napari is a consensus-based community project. Anyone with an interest in the project can join the community, contribute to the project design, and participate in the decision making process. You can learn more about how the project is run by reading our governance model. This page lists our current and emeritus core developers. Core developers are community members that have demonstrated a sustained commitment to the project through ongoing contributions and that they can maintain napari with care.

Meeting Schedule

We hold regular meetings, the timings of which are available on our public calendar.

If you are using napari or interested in how napari could be used in your work, please join one of our regular community meetings. If you’re interested in diving deep on particular topic you could join the closest working group meeting. We currently have four working groups ‘Bundled Application’, ‘Plugins’, ‘Architecture’, and ‘Documentation’ that meet on a semi-regular candence. You can learn more about our working groups and community meetings in the corresponding discussion streams on the napari Zulip.

Emeritus Core Developers

Project History

The napari project began in the spring of 2018. It was born out of the shared need for fast n-dimensional image viewing in Python by project co-founders Loïc Royer, from the Chan Zuckerberg Biohub (CZ Biohub), and Juan Nunez-Iglesias, from Monash University. Since then it has grown rapidly to now also provide a graphical user interface to a plugin ecosystem of image analysis tools for scientists to use in their daily work.

Named after the tiny village of Napari, in the Republic of Kiribati in the Pacifc Ocean, at the geographic midpoint between Loïc’s home of San Francisco and Juan’s home of Melbourne, the napari project has, from its inception, been a global community effort.

Early development on the project was led by Kira Evans, first as an intern with Loïc at CZ Biohub, then later as a software engineer at the Chan Zuckerberg Initiative (CZI). Nicholas Sofroniew (CZI) joined in the fall of 2018, accelerating both the organization and management of the growing team, as well as the development of core features.

You can read a full history of the project’s founding and early development in this blog post from Juan.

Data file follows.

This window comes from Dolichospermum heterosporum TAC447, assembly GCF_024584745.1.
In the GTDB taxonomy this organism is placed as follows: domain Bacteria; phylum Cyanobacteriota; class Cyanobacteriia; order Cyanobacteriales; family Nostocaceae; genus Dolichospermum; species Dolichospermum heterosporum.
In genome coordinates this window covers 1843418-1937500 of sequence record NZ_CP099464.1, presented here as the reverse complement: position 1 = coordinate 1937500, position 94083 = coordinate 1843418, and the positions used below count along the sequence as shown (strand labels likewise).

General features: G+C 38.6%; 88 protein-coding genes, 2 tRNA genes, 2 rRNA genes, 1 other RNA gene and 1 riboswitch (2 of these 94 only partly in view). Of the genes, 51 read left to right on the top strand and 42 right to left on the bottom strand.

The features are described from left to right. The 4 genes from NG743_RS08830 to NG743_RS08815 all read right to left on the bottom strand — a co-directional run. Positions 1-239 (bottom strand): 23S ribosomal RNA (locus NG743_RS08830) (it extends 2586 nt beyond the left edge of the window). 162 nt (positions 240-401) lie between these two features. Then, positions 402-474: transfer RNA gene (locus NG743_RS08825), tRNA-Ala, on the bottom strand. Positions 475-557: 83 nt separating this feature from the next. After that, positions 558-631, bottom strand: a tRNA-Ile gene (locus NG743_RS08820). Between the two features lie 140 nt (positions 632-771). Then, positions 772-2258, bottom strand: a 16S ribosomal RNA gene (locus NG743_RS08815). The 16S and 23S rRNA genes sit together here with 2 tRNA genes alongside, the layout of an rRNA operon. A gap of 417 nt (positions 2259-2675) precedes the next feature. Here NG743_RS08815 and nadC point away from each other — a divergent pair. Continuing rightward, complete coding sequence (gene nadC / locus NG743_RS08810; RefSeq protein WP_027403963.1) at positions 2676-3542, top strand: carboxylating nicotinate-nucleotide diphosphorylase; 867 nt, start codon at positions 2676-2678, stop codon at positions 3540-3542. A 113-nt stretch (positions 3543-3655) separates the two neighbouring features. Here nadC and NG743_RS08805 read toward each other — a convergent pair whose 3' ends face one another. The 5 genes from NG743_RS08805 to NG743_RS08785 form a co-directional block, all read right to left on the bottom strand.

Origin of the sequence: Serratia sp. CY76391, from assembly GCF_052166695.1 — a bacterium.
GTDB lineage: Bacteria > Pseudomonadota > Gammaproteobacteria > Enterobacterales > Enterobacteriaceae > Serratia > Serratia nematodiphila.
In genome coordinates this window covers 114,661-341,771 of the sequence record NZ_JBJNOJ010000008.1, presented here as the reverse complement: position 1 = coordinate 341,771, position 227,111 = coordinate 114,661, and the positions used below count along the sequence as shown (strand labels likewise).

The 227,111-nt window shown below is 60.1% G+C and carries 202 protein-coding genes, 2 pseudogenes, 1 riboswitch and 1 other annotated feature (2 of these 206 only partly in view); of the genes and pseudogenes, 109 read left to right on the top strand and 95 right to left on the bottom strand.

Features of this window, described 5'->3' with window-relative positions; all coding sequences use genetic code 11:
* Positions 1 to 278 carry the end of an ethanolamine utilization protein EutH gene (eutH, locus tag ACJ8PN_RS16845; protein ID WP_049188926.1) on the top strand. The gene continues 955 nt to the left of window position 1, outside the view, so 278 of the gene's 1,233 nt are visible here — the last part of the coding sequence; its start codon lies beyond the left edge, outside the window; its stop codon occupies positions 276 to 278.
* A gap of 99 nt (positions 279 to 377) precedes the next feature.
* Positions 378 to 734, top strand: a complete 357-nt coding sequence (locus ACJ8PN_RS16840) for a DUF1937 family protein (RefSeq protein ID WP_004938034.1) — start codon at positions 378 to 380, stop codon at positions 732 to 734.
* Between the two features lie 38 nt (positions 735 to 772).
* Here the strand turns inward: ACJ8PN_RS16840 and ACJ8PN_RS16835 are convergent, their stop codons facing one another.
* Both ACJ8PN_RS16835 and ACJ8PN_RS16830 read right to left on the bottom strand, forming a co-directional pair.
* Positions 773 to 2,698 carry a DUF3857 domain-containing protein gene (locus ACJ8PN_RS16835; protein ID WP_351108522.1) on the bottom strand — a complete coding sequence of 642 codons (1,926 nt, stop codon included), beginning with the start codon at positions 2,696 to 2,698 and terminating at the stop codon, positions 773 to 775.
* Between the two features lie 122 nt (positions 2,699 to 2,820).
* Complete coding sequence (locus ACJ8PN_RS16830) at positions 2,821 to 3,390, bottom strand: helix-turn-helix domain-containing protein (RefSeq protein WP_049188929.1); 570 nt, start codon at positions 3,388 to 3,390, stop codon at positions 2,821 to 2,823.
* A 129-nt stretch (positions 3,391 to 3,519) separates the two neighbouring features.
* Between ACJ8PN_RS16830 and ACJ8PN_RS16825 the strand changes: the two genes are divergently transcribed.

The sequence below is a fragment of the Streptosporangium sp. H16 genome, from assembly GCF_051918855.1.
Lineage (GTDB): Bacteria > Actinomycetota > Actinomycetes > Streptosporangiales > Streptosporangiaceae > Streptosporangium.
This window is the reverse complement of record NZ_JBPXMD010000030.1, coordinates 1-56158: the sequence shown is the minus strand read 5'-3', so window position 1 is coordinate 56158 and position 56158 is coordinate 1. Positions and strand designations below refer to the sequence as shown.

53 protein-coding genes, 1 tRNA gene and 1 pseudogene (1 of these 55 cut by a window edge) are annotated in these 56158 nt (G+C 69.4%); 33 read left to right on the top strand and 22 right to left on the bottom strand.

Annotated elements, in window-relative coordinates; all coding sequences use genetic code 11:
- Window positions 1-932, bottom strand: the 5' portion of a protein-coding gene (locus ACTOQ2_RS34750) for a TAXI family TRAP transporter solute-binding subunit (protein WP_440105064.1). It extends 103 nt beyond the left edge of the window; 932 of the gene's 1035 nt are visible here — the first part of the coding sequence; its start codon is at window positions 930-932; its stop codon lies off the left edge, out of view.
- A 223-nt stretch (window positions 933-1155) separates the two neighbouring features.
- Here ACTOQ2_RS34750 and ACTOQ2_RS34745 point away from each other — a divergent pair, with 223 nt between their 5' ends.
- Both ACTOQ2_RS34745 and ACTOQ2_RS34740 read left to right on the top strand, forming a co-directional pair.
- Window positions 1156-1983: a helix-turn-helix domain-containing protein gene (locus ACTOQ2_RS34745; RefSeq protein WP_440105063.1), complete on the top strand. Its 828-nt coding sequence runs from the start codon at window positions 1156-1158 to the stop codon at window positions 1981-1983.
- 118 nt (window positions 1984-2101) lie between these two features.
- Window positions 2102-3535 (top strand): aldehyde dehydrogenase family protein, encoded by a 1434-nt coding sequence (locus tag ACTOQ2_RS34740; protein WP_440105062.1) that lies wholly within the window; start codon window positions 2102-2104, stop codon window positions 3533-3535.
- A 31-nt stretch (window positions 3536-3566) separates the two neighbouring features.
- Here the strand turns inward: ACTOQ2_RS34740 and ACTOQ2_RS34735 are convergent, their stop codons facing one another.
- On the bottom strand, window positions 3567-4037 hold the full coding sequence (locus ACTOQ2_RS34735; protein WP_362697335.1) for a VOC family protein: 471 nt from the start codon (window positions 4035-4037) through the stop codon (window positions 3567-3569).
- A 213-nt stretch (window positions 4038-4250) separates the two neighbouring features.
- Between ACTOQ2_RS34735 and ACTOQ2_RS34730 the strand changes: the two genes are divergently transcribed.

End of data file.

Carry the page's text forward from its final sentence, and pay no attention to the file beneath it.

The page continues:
Over time, napari has grown to over 80 direct contributors. Talley Lambert, from Harvard Medical School, began contributing around the time of Juan’s blog post, and has been a critical driver of napari’s development ever since. We have core developers located in three continents and three biweekly community calls spread across the day to try to accommodate users and contributors in any time zone.

Read more about napari’s mission and values, how to get started as a contributor or join us in our zulip chat for a more synchronous conversation. You can also follow us on twitter.

Funding and Support

The napari project and community have been generously supported by the CZI Science Imaging Program.

CZI logo

  • Since late 2018, Juan Nunez-Iglesias has been supported by a CZI Imaging Software Fellowship.

  • The CZI Imaging Technology Team, under the leadership of Nicholas Sofroniew and engineering management of Justine Larsen, has been making direct engineering and design contributions to improve and expand napari.

  • The CZI Imaging Tech Team has supported Quansight Labs and independent contractors to improve and expand napari.

  • The CZI Imaging Tech Team, through an effort led by Justin Kiggins, has created napari-hub.org, a site to make discovering and sharing napari plugins easier.

  • CZI has launched a grant program to help accelerate the napari plugin developer community.

If you or your organization are interested in also supporting the napari project, please email the napari steering council at napari-steering-council@googlegroups.com.